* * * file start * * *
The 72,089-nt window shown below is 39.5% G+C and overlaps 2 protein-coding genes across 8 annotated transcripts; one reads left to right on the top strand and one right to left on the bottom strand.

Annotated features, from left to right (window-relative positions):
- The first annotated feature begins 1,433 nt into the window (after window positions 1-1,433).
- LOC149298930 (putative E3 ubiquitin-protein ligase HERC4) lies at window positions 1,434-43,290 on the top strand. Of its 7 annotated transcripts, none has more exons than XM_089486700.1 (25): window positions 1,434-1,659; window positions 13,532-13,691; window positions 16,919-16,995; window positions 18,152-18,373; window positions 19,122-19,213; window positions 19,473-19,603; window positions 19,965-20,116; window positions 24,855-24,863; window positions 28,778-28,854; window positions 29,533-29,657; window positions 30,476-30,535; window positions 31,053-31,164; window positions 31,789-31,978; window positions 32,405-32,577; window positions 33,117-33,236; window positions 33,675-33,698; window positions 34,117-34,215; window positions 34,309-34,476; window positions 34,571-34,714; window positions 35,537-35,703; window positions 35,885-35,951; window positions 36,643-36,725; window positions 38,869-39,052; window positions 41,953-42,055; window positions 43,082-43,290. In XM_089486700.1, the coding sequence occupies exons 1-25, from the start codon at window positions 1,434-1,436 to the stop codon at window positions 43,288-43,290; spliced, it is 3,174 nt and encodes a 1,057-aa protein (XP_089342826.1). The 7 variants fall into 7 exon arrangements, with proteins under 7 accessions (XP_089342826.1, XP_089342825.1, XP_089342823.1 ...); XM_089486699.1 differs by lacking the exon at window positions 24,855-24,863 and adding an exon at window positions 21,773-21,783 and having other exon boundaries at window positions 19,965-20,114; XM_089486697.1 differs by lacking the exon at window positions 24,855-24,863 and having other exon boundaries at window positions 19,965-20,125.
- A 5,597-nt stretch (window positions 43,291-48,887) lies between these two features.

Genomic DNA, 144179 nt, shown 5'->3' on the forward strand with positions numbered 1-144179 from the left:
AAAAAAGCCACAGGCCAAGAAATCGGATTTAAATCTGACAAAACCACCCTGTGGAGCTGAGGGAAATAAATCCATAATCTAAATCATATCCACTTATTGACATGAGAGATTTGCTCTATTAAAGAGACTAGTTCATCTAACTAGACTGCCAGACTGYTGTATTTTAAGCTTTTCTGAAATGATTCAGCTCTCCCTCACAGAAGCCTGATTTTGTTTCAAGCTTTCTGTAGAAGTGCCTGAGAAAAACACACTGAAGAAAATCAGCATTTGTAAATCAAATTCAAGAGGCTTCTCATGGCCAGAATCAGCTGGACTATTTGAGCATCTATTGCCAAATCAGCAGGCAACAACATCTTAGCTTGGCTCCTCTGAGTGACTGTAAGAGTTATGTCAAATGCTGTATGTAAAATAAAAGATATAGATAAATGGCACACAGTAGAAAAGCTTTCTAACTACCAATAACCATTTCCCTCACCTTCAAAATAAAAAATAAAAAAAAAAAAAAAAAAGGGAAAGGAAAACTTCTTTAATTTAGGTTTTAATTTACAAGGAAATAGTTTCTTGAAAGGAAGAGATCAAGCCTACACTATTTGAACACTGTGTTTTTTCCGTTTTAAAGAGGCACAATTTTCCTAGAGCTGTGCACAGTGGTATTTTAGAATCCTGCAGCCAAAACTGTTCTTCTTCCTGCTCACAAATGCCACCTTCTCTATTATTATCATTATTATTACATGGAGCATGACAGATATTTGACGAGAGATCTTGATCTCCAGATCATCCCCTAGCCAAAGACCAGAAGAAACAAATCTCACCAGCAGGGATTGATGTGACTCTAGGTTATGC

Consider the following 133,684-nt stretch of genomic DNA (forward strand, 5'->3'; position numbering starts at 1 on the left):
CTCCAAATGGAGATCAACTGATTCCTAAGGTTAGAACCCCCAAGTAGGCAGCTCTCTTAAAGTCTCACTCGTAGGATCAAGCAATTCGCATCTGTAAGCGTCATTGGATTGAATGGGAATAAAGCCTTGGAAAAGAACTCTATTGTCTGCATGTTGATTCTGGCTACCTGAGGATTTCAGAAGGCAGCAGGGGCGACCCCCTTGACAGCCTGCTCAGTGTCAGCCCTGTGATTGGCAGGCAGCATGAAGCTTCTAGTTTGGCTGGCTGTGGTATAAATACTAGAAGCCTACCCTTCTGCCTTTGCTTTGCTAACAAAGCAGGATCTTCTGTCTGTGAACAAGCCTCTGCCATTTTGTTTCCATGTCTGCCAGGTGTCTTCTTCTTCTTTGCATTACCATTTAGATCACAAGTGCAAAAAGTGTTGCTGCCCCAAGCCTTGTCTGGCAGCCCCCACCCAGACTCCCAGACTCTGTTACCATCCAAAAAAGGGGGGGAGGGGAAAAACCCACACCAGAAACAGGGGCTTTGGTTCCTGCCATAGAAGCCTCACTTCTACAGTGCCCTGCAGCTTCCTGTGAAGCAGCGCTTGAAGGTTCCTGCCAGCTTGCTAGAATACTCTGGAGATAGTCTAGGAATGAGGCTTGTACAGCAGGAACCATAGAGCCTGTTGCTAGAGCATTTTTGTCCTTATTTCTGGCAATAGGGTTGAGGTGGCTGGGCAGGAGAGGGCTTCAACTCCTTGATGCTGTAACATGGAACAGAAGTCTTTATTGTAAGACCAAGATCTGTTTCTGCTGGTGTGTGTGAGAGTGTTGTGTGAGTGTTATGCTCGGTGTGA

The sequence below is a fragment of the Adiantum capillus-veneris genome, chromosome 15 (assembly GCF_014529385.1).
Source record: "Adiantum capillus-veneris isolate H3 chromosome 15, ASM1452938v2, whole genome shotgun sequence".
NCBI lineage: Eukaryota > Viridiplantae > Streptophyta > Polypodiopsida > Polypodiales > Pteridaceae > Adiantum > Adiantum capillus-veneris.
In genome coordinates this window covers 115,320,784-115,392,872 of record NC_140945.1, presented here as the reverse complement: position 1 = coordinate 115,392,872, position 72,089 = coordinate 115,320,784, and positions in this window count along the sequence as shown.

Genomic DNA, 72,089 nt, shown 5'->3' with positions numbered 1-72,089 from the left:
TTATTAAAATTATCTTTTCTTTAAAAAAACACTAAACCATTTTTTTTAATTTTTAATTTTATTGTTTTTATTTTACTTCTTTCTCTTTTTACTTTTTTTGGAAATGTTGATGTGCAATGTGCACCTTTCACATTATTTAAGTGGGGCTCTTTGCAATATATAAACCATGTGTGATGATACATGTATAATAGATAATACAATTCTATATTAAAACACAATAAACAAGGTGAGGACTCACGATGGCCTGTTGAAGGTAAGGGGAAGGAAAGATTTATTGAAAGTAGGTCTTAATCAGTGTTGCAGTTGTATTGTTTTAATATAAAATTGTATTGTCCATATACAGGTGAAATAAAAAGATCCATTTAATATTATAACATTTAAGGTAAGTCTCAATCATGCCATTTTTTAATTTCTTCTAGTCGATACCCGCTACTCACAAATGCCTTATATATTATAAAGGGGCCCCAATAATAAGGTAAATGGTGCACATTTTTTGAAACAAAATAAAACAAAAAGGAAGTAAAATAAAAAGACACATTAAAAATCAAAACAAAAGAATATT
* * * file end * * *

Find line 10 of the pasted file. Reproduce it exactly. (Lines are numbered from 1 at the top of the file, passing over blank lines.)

The sequence below is a fragment of the Adiantum capillus-veneris genome, chromosome 15 (assembly GCF_014529385.1).